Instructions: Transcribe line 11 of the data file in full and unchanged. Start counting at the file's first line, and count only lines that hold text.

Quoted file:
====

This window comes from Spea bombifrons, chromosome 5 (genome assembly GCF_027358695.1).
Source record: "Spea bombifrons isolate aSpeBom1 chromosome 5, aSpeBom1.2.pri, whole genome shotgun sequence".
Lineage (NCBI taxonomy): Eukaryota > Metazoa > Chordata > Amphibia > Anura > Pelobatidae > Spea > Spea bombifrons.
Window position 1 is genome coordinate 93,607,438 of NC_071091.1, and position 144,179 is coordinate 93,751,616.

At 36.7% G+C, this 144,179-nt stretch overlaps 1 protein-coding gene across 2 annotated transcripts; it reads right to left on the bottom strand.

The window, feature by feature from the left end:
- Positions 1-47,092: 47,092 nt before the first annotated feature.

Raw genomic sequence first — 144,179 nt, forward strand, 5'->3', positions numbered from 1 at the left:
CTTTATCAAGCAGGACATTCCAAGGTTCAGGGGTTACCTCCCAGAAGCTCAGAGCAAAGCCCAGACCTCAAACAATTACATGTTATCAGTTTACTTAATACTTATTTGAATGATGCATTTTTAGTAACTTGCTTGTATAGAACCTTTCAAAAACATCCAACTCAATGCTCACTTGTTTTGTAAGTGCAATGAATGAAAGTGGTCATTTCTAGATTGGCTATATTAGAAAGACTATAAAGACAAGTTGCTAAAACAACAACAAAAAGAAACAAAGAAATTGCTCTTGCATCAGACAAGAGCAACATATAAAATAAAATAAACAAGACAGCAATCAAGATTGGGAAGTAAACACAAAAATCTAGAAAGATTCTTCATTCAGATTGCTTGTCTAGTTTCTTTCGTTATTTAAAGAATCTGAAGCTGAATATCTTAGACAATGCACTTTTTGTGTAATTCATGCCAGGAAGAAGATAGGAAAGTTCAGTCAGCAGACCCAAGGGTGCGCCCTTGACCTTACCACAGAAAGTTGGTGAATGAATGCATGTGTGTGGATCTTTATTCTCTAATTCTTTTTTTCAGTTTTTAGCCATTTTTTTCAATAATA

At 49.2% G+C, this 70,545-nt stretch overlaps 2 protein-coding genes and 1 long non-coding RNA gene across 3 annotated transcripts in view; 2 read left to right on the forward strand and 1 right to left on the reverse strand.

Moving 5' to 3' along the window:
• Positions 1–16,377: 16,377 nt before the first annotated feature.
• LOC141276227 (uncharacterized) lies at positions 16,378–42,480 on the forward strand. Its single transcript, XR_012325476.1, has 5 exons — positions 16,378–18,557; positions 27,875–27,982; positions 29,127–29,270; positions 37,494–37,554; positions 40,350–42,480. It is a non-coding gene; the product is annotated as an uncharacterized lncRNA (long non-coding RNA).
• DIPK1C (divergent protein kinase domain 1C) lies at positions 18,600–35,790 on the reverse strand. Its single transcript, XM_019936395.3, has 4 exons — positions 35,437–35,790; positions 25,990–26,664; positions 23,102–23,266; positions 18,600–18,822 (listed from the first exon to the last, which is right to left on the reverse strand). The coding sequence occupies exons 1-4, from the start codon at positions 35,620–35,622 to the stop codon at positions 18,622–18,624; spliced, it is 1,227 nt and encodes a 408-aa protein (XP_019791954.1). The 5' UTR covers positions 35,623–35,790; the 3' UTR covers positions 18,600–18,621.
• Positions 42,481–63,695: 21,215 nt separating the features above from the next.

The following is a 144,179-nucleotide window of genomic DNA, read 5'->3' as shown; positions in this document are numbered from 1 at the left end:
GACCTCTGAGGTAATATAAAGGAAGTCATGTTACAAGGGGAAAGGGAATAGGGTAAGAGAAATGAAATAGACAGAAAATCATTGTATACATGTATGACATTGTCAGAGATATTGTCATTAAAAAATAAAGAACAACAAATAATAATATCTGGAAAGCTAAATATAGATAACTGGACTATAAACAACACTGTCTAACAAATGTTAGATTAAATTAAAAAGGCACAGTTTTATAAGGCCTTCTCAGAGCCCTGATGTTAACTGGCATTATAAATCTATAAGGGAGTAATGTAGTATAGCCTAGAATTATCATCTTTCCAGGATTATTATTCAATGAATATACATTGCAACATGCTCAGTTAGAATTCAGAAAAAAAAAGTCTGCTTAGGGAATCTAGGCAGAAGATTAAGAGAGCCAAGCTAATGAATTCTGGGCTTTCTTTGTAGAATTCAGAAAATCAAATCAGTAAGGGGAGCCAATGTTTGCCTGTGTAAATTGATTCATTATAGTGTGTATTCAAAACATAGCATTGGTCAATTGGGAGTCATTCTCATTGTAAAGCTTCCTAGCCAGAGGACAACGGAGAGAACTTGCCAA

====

Moving 5' to 3' along the window: